All these connected things will create a constant and growing stream of data that will likewise create a constant demand for data storage that only cloud service providers can offer affordably and at scale.
Big computing. Finally, as hinted at above, all this data collection is useless unless we have the computing power to transform it into valuable insights. And here too the cloud comes into play.
Most companies don't have the budget to purchase supercomputers for in-house use, let alone the budget and expertise to upgrade them annually, and then purchase many additional supercomputers as their data crunching needs grow. This is where cloud services companies like Amazon, Google, and Microsoft use their economies of scale to enable smaller companies to access both unlimited data storage and (near) unlimited data-crunching services on an as-needed basis.
As a result, various organizations can do amazing feats. Google uses its mountain of search engine data to not only offer you the best answers to your everyday questions, but to serve you ads tailored to your interests. Uber uses its mountain of traffic and driver data to generate a profit off of underserved commuters. Select police departments worldwide are testing out new software to track various traffic, video, and social media feeds to not only locate criminals, but predict when and where crime is likely to occur, Minority Report-style.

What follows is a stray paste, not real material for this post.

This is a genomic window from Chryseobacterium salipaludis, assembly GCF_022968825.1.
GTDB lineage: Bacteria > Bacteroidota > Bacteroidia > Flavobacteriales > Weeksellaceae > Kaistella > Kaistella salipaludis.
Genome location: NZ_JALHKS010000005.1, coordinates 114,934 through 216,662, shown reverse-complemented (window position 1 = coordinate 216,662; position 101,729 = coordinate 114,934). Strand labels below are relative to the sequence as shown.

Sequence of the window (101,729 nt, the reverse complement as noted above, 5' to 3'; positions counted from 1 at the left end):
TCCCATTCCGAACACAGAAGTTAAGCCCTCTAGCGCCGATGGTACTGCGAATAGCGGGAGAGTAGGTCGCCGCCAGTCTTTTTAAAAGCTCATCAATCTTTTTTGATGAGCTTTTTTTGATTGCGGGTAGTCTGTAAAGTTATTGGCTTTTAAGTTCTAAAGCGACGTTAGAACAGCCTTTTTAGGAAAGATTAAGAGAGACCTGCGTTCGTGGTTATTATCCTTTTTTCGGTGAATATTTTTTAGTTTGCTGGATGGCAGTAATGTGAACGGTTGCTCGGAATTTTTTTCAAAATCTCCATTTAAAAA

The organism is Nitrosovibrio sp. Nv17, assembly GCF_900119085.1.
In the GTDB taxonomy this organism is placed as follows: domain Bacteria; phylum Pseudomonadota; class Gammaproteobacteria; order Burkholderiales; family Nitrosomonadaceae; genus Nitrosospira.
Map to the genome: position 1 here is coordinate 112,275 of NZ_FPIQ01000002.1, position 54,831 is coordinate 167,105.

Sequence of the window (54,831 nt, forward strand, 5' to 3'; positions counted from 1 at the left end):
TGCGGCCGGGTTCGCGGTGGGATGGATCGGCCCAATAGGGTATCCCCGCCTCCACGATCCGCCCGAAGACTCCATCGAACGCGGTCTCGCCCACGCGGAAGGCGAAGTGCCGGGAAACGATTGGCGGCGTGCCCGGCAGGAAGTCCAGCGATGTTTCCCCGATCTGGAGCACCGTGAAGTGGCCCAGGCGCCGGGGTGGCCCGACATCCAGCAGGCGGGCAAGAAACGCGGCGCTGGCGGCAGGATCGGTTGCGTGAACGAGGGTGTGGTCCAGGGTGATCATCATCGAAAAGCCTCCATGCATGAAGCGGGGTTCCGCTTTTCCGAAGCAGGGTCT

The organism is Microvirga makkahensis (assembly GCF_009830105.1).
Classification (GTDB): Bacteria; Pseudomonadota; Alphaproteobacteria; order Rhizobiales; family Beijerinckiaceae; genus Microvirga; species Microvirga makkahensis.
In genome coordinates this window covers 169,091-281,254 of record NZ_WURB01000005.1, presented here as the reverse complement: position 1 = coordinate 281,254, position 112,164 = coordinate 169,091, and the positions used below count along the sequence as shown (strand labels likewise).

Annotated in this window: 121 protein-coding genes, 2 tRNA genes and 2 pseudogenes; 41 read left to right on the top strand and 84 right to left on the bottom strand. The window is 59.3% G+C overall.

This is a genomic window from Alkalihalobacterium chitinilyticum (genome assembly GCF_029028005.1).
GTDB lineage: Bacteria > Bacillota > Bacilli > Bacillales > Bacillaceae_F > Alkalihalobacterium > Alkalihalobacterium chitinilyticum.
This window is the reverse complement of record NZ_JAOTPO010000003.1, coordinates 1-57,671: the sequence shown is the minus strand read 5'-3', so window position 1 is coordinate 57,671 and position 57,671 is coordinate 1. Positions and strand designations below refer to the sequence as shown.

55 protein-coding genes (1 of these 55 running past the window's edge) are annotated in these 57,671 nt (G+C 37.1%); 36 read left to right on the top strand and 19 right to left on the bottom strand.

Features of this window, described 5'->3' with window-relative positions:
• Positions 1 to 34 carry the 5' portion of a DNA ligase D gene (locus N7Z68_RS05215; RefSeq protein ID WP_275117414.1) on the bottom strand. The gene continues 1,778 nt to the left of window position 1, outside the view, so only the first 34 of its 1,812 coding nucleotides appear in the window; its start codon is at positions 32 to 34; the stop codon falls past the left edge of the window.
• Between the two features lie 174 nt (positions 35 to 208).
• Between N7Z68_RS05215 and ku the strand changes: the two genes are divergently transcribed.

Okay, so now that we’ve got the basics out of the way, let’s talk about the future of the cloud.
The cloud will become serverless
In today's cloud market, companies can add or subtract cloud storage/computing capacity as-needed, well, kind of. Often, especially for larger organizations, updating your cloud storage/computing requirements is easy, but it's not real time; the result is that even if you needed an extra 100 GB of memory for an hour, you might end up having to rent out that extra capacity for half a day. Not the most efficient allocation of resources.